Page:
Two years ago, Edward Snowden had as much as anyone could ask out of life: a high-paying job in tropical Hawaii, a loving girlfriend, his health, and his freedom. Whatever the future held, it looked bright—until he threw it all away. In May 2013, Snowden walked away from his office and into history by leaking a treasure trove of classified documents that revealed the staggering extent of the surveillance carried out by the US National Security Agency and its counterparts across the world. Knowing what would happen to him were he to stay within the reach of the US legal system, Snowden fled to Hong Kong and eventually was allowed to reside in Moscow.
The specifics of the programs exposed by Snowden are far too extensive to detail in a single article, but they went way beyond anything that any reasonable person could view as necessary, appropriate or useful to combating terrorism. Nor could it be sensibly argued that the extent of the surveillance was compatible with respect for individual rights. The sheer quantity of data gathered by the NSA alone forced it to build new facilities capable of storing exabytes—billions of gigabytes—of information. The Canadian government was a full partner in the covert operations; among other things, it used its citizens as test subjects for a new system for tracking airline passengers through the Wi-Fi connection at an unnamed major airport, tracing them even after they had exited the terminal.
In truth, Snowden’s revelations were no surprise to anyone who had been paying attention since 9/11. Confidential documents exposed by WikiLeaks and reporting on the NSA’s warrantless wiretaps had given us a foretaste of what Snowden would bring to light. Snowden did not shock us as much as confirm our worst fears: Our governments had established an intelligence-gathering apparatus capable of knowing almost anything about anyone. They did so without public debate, external safeguards, or any real idea of how to process all of that data in a useful way. Better to “collect it all” and then worry about what to do with it. Even for those of us totally devoid of any faith in politicians, this was an exceptionally appalling betrayal.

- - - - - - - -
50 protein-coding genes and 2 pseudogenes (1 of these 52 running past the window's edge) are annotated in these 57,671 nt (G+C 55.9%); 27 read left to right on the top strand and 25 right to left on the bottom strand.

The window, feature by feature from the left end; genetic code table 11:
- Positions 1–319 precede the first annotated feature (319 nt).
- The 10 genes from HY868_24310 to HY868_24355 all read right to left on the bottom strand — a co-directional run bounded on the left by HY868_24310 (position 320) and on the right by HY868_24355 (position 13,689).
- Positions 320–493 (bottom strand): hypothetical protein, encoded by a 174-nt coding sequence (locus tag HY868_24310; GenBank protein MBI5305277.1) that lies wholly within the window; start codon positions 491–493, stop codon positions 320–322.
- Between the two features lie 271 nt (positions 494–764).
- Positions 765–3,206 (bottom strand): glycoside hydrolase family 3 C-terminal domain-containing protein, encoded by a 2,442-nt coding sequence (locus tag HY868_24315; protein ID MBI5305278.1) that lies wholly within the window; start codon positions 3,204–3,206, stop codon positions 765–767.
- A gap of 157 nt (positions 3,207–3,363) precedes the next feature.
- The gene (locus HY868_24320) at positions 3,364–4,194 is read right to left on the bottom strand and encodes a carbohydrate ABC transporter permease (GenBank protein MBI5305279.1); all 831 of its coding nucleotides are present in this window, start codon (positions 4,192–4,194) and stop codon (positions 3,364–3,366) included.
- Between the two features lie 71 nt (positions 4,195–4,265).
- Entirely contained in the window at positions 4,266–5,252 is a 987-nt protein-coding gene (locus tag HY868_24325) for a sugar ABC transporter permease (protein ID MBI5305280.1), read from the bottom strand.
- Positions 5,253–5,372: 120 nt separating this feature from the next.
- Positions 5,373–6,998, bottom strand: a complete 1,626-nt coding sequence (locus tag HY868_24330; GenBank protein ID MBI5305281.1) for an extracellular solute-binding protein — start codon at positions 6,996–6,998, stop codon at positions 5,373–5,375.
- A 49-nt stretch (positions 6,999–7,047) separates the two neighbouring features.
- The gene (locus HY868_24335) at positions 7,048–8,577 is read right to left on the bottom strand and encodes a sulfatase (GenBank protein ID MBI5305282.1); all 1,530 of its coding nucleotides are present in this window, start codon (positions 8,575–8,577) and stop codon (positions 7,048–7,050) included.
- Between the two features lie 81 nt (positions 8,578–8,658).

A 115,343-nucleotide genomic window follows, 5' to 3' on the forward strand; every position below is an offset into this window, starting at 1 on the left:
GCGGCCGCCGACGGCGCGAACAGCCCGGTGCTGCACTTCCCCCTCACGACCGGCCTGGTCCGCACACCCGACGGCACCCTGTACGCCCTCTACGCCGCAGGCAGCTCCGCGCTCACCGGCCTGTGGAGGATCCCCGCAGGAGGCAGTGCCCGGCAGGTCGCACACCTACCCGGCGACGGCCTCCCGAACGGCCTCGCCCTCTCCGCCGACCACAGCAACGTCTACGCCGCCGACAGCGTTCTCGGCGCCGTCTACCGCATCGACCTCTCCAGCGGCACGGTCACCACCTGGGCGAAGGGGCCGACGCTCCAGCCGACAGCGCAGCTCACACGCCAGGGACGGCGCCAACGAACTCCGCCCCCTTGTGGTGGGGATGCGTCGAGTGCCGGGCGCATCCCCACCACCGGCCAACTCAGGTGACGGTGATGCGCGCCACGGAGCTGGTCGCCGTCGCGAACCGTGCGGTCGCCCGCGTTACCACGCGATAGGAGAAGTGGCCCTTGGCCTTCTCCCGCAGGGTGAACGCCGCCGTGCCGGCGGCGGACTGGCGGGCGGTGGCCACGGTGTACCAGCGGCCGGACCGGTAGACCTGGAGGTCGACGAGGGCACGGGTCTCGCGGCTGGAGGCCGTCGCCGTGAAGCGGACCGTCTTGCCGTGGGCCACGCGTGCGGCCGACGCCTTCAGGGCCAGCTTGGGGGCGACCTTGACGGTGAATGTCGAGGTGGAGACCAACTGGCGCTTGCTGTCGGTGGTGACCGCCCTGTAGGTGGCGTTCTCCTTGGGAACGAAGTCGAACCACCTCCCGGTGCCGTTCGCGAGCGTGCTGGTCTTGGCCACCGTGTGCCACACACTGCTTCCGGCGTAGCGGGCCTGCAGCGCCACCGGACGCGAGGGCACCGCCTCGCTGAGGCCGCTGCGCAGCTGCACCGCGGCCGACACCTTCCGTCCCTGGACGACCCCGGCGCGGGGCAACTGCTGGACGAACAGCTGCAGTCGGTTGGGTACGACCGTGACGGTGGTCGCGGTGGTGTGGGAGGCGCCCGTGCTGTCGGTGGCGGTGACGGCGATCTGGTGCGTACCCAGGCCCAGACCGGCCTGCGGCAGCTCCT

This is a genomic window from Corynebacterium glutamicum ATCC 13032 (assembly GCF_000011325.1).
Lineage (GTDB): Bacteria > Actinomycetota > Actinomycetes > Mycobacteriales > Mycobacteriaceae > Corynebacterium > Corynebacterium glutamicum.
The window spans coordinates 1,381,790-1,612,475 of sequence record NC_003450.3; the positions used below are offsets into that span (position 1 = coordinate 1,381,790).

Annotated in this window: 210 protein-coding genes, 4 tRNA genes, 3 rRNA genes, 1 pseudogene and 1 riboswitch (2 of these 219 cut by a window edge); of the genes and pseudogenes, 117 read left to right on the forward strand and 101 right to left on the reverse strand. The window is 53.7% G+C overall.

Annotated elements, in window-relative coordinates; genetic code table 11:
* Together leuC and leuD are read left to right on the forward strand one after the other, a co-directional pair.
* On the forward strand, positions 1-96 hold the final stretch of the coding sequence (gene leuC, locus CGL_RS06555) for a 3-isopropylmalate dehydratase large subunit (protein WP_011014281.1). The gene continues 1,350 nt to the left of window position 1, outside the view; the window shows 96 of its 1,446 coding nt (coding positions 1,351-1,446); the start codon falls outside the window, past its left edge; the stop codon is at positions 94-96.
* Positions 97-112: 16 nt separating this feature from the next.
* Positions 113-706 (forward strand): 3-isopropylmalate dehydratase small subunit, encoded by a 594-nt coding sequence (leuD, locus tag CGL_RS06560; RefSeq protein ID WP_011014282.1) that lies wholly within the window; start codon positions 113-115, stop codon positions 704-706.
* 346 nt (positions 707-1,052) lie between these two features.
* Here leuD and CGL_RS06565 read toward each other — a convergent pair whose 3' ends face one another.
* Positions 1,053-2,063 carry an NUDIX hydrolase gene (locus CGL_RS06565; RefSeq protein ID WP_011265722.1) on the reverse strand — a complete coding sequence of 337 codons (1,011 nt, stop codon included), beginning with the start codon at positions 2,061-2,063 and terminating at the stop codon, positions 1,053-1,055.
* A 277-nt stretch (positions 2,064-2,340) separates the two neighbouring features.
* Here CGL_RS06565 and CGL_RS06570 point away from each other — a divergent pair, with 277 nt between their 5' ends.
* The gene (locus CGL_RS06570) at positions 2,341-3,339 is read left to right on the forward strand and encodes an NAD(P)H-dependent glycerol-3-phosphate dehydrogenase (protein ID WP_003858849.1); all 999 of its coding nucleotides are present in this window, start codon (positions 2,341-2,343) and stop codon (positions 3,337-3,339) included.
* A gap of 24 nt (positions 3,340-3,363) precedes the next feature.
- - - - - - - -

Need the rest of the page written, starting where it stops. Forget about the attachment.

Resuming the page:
What has been interesting is the reaction to Snowden’s leaks from various quarters. There appears to be a solid base among the American public that backs him, with some opinion polls showing a plurality in favour of his actions. While broader support would be more encouraging, even this modest amount is impressive in the face of a relentless government propaganda war. Former Vice President Dick Cheney speculated, without any basis, that Snowden was a Chinese spy. Former National Security Agency director Michael Hayden accused Snowden of having caused “unquestionable, irreparable, irreversible harm” to America’s national security, while House Intelligence Committee chair Mike Rogers called Snowden a “traitor” whom he would charge with murder since Snowden’s actions were “likely to have lethal consequences for our troops in the field.” And Director of National Intelligence James Clapper called the leak “literally gut-wrenching […] because of the huge, grave damage it does to our intelligence capabilities”
Their hysterical claims notwithstanding, the government has been unable to point to a single, concrete example of the alleged harm done, and needless to say, terrorist attacks are no more prevalent today than they were before the revelations. Incidentally, Snowden’s documents revealed that Clapper had committed perjury when he told Congress, under oath, that the NSA does not engage in any mass collection of “any type of data at all” in the United States. He has yet to be indicted.
Most interesting of all has been the response from the media. For as long as there have been journalists, they have depended on sources able and willing to share confidential information. Informants enable investigative reporting and allow journalists to uncover wrongdoing that would otherwise go undetected. As such, one would expect them to be the first in line to express their gratitude toward Snowden for exposing one of the biggest news stories in modern history. But instead, certain journalists have been among Snowden’s most virulent critics: mocking him for his flight to Russia, describing him as “a grandiose narcissist who deserves to be in prison,” calling for him to be given “a long prison sentence” and even demanding his execution.